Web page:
Chasing Mavericks is based on the true story of surfing phenomenon Jay Moriarity (Jonny Weston) who, when he was 15-years-old, discovered that the mythic Maverick surf breaks, one of the biggest waves on Earth, was near his home in Santa Cruz, California.
Enlisting the help of local legendary surfer Frosty Hesson (Gerard Butler), to train him to survive and ride the waves, their unique friendship became more important than their quest to tame the Mavericks.
I spoke with Gerard Butler about how a Scottish actor ended up in a surfing movie.
Had you surfed before making Chasing Mavericks?
I’d surfed maybe three times in my life. I was learning to fly a helicopter at the time [I got this script]. I used to go to Santa Monica Airport and fly up and down Malibu and the coast, and I saw all the guys out on paddleboards and surfboards.
I thought, ‘What am I thinking? I need to get a place in Malibu and spend a bit of time here and take this movie, because I need to learn to surf.’
I touched down and I called [the producers] and said, ‘Let’s do it,’ and the next minute I had a place in Malibu and I was learning to surf.
What is it about surfing that you love so much?
It’s incredibly meditative and spiritual, and I found the whole experience really transformative as well. When you get up on that wave and you become one with it, there’s nothing that beats it really.
You become one with nature and you’re harnessing that power and it feels very connective. Movies where you get to do that are to me the most enticing and rewarding.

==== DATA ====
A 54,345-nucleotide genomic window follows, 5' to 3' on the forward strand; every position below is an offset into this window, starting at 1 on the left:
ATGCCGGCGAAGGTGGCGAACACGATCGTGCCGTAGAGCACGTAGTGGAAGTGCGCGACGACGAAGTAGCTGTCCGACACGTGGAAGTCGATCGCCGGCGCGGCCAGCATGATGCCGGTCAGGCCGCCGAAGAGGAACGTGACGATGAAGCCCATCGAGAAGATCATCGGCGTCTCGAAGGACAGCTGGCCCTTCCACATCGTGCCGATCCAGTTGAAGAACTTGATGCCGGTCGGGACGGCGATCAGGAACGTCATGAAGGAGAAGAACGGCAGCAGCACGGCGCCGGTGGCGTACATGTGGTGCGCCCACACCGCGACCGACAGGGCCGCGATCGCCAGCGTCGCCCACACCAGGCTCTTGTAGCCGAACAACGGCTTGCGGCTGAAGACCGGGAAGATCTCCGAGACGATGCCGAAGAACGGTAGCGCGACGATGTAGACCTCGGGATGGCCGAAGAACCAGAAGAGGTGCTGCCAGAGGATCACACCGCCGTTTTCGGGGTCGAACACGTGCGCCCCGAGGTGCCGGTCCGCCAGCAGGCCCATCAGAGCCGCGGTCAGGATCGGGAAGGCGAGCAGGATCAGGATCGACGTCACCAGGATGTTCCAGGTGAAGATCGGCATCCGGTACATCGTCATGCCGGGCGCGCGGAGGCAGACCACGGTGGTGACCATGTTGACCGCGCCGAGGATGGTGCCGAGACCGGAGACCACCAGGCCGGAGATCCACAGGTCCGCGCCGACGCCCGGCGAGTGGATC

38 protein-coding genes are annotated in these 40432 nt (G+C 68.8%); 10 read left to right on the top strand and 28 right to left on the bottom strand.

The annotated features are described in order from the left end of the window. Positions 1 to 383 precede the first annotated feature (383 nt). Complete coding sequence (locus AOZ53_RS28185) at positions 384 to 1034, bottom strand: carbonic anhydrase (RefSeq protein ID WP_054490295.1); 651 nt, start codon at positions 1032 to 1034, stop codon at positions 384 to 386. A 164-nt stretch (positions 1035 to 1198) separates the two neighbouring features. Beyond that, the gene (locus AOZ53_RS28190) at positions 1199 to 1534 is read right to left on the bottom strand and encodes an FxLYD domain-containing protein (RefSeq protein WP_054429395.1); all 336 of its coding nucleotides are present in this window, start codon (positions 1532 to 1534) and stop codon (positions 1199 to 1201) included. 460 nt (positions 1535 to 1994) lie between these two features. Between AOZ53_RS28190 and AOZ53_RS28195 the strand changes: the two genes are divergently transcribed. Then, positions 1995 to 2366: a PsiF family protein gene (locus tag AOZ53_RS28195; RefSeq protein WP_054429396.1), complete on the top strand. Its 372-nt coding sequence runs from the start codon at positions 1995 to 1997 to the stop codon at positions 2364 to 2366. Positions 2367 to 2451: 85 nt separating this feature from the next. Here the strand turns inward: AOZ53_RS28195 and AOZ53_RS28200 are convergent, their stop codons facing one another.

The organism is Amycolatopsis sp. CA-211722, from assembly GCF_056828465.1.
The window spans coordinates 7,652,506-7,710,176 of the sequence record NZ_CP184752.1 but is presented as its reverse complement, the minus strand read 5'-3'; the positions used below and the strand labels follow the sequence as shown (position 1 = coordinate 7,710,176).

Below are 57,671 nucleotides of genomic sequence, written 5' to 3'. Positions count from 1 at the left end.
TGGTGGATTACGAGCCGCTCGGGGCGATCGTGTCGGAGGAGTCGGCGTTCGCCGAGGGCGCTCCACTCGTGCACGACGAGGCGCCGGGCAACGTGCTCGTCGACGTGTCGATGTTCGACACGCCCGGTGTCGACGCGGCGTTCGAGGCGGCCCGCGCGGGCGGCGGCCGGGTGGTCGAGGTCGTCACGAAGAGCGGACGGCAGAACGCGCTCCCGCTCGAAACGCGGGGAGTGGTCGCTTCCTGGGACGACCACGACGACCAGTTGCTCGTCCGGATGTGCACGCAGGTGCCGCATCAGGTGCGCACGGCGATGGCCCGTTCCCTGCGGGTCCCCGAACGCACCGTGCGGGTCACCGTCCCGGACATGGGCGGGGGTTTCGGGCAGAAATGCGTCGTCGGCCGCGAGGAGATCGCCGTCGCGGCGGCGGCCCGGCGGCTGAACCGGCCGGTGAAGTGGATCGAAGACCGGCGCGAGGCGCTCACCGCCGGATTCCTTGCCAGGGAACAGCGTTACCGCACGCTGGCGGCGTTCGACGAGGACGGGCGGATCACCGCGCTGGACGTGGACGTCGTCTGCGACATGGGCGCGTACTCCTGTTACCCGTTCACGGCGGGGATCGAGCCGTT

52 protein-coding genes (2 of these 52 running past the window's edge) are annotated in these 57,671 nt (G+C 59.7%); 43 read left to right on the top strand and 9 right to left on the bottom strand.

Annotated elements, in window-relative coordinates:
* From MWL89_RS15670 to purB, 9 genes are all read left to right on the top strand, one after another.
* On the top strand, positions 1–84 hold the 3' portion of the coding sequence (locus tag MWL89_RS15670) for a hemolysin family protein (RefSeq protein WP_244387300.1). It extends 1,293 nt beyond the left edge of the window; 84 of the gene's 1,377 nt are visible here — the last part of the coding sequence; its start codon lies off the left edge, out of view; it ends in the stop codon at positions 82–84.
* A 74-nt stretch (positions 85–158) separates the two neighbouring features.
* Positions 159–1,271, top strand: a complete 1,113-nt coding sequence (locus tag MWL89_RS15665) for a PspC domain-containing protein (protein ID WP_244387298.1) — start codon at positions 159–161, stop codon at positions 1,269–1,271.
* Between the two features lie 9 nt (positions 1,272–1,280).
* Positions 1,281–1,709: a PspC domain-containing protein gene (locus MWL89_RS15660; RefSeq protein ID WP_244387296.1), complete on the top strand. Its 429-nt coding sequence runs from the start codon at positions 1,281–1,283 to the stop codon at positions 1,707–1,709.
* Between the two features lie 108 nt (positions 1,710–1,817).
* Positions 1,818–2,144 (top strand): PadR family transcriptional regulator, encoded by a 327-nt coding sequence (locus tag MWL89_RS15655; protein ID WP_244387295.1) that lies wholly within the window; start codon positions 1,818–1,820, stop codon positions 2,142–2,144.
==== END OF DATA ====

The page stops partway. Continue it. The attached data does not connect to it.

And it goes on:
How good a surfer did you have to become to do the Chasing Mavericks?
Looking at the task at hand was quite a daunting experience. I knew I had to get quite good at it, go and spend a lot of time in the water surfing and trying to get on bigger waves.
We were going to be in cold water, there were going to be sharks around, when you think of all those things there is certainly an element of fear of the bigger picture.
You play a real person in this. What did you look for in order to capture the spirit of who Frosty is?
A lot of it is just acquainting yourself with the person. It’s an interpretation of what happened, but it’s not a word-for-word interpretation.
I’m not Frosty, I don’t look like him, but I tried to really understand what his essence was, what he was about, what he found exciting, what he found interesting, like the way he talks about waves, the way he enjoys to talk about life, he way he likes to teach.
He was a bit of a tiger in those days, you didn’t want to mess with him.
I do like the relationship between him and Jay, but the mentor didn’t always know what he was doing. He was like, ‘I’m struggling like you,’ which is when Jay suddenly stepped in and became a bit of a mentor to him.
How much of the surfing did you actually do in Chasing Mavericks?
Most of the surfing was Jonny and me. There was obviously a couple of bigger shot of the huge waves, but both myself and Jonny surfed Mavericks.
In fact, those Mavericks is where I was taken down.
I was in the water and a big wave came and it taught me a lesson.
You are completely at the mercy of its power.
To hear the rest of the story, click below.
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